Offset Curves, Using Onshape Constraints

The key is to create a new spline using skSplineSegment(), and then add a DISTANCE constraint that constrains it to be a certain distance away from the first spline:

The OFFSET constraint does not seem to be required for the solver to do the right thing here, it may just be for GUI display purposes, but I’ve left it in the code example just in case.

There is one oddity with this. We have not specified any constraints on the endpoints, and sometimes the solver takes more liberty with the second endpoint than you might like. For example, depending on spline parameters, you can get something like this:

I’ve not been able to figure out the logic of how the solver chooses the second endpoint, however this is of purely academic interest. In practice, the requirements of the CAD problem will usually dictate physical constraints on the endpoints. If you want to force the second curve to end at the same point as the first curve, you can add an extra constraint between the endpoints. For example:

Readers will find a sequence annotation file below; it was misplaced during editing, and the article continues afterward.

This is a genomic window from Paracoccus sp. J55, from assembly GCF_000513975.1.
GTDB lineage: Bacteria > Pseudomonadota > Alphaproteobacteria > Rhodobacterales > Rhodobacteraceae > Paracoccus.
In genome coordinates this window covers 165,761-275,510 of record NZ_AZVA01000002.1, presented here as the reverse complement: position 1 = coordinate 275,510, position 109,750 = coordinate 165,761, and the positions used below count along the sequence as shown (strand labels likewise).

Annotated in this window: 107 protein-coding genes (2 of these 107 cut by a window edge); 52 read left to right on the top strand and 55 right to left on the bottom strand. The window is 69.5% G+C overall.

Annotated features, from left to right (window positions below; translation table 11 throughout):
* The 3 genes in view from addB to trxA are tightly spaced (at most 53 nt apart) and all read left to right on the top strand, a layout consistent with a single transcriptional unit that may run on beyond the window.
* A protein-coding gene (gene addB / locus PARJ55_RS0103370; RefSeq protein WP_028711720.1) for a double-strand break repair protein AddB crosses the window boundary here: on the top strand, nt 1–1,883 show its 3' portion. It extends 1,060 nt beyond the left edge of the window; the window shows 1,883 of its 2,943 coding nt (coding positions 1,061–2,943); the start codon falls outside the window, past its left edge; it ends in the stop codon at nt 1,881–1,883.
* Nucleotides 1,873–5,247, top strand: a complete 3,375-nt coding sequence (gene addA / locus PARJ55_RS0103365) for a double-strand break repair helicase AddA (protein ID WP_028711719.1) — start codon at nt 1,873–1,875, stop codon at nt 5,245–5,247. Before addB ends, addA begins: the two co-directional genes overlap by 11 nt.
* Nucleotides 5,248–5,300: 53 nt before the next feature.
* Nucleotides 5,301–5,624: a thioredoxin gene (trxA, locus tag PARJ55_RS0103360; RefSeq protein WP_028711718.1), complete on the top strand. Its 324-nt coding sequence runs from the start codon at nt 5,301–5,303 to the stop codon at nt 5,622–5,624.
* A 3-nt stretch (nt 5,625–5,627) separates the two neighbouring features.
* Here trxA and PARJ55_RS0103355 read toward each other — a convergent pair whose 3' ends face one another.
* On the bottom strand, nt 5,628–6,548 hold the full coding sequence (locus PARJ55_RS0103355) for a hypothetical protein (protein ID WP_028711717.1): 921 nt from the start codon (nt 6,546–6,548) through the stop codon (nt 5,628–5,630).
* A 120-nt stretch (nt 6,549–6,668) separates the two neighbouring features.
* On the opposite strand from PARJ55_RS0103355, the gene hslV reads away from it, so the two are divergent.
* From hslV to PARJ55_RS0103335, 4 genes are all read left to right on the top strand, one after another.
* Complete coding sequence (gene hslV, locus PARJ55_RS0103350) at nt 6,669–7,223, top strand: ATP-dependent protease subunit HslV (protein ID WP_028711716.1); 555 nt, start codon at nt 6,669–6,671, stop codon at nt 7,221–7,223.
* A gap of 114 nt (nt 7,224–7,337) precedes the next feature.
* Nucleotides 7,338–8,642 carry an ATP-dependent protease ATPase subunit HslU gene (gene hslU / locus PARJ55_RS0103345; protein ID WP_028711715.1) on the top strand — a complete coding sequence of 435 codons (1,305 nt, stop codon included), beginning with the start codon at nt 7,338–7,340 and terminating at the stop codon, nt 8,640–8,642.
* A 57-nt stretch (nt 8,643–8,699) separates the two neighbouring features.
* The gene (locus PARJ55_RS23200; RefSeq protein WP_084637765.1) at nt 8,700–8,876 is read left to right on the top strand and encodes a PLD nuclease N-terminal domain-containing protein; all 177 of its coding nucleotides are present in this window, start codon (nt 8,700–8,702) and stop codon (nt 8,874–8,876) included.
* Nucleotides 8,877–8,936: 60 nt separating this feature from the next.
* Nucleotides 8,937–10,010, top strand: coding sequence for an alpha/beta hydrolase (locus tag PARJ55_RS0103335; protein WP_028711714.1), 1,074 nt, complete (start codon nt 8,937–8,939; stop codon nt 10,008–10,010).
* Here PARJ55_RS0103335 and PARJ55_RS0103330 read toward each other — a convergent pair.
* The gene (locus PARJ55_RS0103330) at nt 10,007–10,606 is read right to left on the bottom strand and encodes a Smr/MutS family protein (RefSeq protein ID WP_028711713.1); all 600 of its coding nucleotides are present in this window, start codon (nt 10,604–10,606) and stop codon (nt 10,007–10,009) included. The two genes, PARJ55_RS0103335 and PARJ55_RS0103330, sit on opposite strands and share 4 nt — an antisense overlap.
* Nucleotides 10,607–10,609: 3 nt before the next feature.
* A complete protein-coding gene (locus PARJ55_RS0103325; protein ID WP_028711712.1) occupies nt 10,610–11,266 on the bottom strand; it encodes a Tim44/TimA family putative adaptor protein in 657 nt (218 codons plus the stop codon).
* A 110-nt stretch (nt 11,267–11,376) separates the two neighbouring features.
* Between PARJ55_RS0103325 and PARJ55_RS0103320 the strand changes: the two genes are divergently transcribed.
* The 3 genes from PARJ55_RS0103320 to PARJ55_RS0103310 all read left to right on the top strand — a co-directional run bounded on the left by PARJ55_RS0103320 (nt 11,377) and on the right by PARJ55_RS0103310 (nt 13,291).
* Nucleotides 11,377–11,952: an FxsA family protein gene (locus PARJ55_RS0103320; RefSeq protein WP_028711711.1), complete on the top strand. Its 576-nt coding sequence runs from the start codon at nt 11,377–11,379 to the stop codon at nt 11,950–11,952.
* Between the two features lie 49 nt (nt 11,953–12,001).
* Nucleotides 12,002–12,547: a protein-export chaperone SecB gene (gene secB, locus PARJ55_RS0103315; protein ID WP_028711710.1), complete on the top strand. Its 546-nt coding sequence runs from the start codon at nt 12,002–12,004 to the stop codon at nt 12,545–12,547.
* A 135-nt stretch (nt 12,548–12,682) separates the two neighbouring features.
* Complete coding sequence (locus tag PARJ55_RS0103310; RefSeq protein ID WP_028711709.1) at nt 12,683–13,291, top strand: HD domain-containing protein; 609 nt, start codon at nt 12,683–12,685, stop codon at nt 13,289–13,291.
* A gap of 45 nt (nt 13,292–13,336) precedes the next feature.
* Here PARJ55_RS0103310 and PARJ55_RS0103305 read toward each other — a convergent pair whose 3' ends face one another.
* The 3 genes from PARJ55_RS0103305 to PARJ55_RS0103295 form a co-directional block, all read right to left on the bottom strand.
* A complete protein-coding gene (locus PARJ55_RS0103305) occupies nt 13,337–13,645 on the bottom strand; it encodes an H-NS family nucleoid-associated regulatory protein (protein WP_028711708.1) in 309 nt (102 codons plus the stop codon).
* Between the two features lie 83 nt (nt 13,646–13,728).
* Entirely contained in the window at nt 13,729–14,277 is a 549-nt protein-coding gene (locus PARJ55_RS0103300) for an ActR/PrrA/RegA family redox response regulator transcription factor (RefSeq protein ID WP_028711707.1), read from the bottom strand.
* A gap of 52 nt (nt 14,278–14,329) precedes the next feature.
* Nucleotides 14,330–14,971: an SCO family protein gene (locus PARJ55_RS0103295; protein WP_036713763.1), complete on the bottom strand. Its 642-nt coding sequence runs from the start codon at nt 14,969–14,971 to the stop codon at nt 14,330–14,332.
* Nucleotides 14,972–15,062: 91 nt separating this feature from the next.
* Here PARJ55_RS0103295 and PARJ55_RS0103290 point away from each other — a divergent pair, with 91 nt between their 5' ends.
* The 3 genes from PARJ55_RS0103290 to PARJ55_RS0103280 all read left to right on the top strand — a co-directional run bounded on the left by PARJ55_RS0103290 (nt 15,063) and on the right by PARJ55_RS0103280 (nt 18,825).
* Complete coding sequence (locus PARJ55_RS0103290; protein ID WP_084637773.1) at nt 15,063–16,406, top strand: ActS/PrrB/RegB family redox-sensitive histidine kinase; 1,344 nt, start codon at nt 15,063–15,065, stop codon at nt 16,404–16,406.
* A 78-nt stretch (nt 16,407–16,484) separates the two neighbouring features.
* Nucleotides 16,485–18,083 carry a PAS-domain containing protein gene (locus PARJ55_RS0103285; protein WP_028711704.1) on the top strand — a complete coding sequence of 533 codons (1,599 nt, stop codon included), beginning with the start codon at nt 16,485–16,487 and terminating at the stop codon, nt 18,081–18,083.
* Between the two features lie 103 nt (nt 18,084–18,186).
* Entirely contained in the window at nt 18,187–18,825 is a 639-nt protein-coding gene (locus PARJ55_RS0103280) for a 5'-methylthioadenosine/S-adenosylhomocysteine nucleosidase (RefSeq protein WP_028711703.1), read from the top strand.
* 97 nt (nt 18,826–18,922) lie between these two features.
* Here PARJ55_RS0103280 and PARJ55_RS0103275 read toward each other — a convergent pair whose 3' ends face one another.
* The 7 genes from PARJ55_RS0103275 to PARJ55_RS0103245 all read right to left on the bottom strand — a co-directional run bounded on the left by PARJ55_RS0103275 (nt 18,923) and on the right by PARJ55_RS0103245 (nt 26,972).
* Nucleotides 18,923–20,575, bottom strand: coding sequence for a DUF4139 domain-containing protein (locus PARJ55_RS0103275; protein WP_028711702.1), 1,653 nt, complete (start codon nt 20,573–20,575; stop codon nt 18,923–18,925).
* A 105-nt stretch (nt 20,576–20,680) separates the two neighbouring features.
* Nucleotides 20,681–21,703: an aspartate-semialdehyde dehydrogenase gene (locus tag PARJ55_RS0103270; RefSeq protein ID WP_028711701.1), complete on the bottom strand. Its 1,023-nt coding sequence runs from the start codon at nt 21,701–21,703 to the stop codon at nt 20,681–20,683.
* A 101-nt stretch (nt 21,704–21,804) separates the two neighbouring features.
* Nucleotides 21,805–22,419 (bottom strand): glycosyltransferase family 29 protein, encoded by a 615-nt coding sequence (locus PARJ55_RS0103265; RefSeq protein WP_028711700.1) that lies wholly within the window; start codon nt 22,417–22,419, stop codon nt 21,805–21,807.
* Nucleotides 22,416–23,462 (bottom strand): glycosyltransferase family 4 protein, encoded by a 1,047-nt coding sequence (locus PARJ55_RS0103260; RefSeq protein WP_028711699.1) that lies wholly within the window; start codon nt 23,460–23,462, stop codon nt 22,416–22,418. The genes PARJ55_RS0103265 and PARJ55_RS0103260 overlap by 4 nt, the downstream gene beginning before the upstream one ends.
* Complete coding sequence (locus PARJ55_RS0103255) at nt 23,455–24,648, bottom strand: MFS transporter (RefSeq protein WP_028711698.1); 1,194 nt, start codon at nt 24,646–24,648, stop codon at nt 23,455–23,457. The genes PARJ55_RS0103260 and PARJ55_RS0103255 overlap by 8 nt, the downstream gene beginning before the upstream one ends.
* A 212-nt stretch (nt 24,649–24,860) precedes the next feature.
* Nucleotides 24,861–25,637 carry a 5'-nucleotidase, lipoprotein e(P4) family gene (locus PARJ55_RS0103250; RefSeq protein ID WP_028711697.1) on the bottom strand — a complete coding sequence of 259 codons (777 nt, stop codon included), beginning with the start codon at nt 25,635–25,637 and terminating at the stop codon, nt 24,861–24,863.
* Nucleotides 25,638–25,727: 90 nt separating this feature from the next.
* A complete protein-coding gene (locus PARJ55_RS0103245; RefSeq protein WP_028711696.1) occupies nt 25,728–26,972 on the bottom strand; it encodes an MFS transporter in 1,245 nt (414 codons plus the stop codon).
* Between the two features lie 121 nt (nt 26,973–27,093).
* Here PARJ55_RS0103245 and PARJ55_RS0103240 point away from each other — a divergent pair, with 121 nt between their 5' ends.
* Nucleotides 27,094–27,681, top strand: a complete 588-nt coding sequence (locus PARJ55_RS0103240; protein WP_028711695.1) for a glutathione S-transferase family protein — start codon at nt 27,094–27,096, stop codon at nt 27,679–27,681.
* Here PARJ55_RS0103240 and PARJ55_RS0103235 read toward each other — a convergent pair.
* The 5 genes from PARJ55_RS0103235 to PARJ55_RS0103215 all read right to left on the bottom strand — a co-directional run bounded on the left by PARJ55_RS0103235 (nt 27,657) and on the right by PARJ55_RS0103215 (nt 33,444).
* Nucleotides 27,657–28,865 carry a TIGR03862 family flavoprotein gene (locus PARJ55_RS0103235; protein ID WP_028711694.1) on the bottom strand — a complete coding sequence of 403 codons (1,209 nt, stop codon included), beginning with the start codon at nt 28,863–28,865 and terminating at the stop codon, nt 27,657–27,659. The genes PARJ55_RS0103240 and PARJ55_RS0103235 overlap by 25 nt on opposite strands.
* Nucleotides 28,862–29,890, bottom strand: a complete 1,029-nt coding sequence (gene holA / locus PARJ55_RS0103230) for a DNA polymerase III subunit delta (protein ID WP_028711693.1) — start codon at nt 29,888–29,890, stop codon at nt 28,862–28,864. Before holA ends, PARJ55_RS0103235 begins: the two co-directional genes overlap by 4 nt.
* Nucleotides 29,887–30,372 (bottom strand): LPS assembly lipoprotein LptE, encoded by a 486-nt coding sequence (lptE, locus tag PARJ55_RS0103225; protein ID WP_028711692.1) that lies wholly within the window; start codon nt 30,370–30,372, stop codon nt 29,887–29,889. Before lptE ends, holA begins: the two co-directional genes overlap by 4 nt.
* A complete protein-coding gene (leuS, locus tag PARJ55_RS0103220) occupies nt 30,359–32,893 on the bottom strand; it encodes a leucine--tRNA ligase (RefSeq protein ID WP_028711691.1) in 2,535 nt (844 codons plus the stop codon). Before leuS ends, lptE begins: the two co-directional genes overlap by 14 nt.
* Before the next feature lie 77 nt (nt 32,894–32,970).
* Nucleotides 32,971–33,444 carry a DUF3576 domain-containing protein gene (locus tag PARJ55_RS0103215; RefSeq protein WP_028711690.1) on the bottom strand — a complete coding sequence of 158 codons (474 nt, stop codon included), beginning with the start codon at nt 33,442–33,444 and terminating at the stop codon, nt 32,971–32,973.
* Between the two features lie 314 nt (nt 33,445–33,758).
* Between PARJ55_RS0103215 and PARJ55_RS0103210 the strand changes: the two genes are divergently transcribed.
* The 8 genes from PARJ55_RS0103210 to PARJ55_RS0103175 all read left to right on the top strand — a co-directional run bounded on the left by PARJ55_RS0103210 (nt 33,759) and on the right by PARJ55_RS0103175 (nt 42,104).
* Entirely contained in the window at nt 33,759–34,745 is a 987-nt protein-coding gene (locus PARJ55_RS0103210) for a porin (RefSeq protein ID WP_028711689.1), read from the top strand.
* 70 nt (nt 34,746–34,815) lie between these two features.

In the earlier picture where I used an offset spline to create a 3D object, I needed to join the spline ends with two line segments to form a face. As in the sketch GUI, this can be done by using COINCIDENT constraints. (The code is simple but rather verbose. If you need many such constraints in your FeatureScript, it may be worth writing a makeCoincident() function.)

The sketch GUI also has a “slot” tool that allows you to conveniently draw two offset curves, with semicircular end caps. This can be implemented in FeatureScript following the same approach as the above code, replacing skLineSegment() with skArc(). Indeed, under the bonnet, this is what the slot tool generates:

Offset Curves in Onshape

While we can now create an offset curve in a sketch, we still haven’t really answered the question of how Onshape is doing this magic. Have the wizards at Onshape cracked the problem of how to derive offset spline parameters from the original spline?